More work needed to control small arms, says UN chiefListen /
Governments around the world have been urged by the United Nations Secretary-General to do more to stop the flow of illegal small weapons.
He said that illicit small arms remain the weapons of choice for those who seek to challenge legitimate State power, to spread fear and insecurity or to pursue criminal goals.
The Secretary-General said that more than half a million people are killed by small arms each year with civilians and particularly the poor suffering the most.
The message was delivered by the Deputy Secretary-General of the United Nations, Jan Eliasson, at the beginning of a conference on small arms in New York on Monday.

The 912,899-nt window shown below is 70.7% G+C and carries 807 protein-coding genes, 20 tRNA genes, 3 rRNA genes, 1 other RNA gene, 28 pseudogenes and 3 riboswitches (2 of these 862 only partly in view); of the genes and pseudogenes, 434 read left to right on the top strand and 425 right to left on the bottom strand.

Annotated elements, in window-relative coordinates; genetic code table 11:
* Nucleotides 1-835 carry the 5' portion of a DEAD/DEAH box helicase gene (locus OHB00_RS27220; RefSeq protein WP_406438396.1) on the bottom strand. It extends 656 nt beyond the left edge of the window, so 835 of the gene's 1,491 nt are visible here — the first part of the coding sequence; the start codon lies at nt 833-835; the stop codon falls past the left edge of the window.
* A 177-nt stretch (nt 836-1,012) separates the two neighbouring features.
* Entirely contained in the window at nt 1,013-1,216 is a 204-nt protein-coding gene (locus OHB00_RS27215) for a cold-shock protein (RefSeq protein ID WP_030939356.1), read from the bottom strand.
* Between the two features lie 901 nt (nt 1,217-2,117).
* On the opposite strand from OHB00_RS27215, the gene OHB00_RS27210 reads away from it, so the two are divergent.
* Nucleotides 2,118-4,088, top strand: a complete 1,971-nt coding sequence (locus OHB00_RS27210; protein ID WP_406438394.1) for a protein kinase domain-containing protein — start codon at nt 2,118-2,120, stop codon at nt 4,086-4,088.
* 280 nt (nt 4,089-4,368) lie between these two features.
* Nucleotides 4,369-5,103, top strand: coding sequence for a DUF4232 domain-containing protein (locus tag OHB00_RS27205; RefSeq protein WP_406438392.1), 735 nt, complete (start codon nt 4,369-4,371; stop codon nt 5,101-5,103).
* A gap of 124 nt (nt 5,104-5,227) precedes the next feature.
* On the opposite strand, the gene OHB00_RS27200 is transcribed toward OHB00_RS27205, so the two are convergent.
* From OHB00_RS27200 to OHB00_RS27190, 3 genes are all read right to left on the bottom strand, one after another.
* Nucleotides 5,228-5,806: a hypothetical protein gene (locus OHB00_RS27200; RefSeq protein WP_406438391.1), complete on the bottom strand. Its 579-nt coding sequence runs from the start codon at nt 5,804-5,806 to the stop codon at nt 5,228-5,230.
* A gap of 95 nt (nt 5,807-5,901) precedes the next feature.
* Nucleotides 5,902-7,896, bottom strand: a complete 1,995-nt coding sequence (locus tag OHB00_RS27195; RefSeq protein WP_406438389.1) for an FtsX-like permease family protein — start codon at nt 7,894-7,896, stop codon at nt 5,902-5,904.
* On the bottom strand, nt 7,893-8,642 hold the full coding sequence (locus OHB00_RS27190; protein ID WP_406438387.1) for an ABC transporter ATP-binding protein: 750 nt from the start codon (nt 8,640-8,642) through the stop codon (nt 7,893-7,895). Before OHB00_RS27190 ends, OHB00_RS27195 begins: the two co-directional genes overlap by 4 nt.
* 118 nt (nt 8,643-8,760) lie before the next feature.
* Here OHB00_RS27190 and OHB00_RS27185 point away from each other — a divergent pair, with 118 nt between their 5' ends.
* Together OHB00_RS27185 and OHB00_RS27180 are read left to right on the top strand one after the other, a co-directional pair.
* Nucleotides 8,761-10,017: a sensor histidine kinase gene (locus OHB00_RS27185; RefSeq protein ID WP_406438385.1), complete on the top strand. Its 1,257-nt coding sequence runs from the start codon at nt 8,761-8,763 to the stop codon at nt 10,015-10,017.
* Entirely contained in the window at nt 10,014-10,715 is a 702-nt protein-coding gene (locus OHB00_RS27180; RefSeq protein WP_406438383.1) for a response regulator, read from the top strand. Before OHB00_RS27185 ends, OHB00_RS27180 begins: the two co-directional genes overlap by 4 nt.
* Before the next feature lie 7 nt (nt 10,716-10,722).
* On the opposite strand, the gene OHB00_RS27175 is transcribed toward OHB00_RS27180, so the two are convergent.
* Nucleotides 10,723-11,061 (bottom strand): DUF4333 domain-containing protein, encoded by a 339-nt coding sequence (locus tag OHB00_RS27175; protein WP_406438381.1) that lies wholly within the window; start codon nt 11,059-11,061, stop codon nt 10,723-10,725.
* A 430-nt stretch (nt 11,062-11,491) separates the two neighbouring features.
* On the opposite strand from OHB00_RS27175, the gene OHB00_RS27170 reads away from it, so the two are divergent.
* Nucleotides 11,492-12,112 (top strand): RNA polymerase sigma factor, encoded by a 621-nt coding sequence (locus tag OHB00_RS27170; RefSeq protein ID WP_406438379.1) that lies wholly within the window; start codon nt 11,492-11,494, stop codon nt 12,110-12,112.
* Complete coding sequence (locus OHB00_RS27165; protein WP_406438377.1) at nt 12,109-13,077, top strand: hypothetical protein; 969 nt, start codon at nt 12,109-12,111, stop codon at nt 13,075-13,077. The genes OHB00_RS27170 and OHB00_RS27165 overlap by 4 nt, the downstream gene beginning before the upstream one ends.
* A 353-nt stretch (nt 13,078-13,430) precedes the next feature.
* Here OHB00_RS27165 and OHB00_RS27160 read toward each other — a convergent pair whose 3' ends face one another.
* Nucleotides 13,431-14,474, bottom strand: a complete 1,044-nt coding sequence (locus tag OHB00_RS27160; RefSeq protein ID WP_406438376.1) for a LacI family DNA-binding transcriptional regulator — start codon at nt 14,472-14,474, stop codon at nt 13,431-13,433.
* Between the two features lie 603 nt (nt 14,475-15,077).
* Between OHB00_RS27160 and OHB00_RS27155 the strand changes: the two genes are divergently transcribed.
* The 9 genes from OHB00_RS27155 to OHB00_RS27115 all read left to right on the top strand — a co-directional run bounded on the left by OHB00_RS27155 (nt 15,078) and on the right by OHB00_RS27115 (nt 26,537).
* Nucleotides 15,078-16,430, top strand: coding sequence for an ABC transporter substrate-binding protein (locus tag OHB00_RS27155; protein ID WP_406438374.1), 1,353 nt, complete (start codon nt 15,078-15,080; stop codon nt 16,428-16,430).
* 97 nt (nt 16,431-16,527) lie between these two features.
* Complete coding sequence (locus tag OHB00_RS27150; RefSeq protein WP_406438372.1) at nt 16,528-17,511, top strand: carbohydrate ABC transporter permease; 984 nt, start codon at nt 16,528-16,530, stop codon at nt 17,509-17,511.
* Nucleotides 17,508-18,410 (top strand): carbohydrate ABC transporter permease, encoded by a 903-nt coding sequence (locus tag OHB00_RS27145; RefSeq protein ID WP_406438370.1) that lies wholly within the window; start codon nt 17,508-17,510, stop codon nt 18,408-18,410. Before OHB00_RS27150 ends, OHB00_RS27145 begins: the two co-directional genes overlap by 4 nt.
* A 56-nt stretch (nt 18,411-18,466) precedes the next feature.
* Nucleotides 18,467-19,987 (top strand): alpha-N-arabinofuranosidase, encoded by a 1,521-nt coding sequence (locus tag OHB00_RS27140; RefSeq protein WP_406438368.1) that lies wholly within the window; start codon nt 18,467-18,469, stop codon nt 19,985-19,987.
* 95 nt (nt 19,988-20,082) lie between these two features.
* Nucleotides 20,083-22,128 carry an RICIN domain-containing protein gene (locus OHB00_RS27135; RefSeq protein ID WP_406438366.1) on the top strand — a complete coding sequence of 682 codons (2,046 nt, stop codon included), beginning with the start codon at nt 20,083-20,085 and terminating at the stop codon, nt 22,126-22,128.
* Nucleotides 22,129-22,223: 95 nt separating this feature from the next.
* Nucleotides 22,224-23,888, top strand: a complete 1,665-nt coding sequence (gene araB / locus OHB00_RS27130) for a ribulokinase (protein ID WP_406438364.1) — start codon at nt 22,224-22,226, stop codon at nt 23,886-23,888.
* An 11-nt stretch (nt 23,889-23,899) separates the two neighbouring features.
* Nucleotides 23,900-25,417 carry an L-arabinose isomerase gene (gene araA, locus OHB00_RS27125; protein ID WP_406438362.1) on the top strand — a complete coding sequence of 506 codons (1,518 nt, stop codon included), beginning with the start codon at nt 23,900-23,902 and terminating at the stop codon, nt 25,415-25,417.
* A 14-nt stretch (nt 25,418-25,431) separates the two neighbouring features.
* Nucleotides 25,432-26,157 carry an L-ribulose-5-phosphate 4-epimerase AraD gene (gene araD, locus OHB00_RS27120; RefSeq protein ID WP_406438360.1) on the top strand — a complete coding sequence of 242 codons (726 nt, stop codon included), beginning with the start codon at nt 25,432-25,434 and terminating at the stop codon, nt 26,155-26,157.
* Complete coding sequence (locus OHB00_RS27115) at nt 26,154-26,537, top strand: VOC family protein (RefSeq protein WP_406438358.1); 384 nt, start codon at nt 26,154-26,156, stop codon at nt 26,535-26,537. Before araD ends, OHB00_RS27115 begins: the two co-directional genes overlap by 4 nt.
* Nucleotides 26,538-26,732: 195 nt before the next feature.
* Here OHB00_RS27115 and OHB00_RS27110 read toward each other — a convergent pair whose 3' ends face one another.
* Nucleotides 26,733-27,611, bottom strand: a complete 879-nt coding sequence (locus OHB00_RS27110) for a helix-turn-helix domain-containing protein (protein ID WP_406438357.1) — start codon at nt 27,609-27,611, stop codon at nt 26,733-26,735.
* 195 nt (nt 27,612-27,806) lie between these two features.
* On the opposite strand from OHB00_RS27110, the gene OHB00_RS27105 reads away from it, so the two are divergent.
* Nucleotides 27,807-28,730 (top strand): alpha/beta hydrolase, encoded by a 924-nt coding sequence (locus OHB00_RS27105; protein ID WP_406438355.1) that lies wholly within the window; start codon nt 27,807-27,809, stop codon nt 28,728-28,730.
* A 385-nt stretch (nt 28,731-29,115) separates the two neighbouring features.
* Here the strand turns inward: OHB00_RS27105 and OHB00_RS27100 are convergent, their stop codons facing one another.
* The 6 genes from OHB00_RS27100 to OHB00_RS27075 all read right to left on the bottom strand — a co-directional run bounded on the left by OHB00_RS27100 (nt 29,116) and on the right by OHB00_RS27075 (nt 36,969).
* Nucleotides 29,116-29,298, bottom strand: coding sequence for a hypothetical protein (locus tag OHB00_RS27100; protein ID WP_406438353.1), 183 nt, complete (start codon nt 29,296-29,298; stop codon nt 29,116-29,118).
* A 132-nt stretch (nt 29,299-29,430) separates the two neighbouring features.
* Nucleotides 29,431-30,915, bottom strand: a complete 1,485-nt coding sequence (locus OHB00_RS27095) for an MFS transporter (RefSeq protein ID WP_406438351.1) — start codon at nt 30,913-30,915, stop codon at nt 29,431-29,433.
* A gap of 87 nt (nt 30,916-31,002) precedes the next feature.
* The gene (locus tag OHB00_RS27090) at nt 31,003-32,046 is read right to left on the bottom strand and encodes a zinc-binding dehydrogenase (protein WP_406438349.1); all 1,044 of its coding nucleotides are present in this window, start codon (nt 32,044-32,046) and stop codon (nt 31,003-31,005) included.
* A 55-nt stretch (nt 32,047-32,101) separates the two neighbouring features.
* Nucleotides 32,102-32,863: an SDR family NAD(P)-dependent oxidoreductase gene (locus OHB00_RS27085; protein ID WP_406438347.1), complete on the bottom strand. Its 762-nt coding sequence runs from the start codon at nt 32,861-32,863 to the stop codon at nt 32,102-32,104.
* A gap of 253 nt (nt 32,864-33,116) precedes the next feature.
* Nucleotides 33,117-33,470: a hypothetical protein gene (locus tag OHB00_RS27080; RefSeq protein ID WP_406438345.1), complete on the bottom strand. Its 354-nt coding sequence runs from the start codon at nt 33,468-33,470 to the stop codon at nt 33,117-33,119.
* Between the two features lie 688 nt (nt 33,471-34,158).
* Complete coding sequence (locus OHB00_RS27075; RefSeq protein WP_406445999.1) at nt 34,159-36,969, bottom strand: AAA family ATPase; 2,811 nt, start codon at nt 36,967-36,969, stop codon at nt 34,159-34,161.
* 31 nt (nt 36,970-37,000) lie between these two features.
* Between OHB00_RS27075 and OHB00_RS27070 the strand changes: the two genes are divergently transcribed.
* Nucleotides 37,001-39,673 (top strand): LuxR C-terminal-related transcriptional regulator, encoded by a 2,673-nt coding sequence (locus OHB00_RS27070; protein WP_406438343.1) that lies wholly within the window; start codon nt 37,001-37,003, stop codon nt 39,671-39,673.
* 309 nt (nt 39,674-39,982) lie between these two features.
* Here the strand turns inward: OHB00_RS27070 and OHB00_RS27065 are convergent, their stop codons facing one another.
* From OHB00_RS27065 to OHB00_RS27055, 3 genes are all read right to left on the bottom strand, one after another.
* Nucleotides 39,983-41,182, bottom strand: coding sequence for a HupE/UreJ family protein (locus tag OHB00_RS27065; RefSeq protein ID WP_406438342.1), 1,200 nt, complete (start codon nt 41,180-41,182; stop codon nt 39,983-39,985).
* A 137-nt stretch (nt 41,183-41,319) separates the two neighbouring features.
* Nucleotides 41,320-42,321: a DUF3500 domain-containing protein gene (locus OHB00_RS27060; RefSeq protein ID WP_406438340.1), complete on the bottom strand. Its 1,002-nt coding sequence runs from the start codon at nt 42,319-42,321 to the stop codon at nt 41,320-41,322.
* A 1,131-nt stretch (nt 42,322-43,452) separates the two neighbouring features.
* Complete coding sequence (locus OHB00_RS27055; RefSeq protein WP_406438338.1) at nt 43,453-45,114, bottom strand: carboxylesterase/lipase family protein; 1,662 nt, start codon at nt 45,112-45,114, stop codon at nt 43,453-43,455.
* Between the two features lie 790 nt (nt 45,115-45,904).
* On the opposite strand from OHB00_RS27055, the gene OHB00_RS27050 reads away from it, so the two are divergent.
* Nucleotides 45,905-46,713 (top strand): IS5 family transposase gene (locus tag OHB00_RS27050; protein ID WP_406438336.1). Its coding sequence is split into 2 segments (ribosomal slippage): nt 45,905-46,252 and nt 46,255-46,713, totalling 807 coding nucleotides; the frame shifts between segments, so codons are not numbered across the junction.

"There is much work ahead. Many States still lack the capacity to exercise effective control over small arms and light weapons and to stem the flow of illicit weapons across their borders. There is still limited cooperation among States in tracking illicit arms, despite the concrete and practical measures recommended in the seven-year old International Tracing Instrument. Weapons continue to reach areas and entities under Security Council arms embargoes."
The Secretary-General called for the implementation of the Programme of Action on Small Arms and Light Weapons adopted in 2001.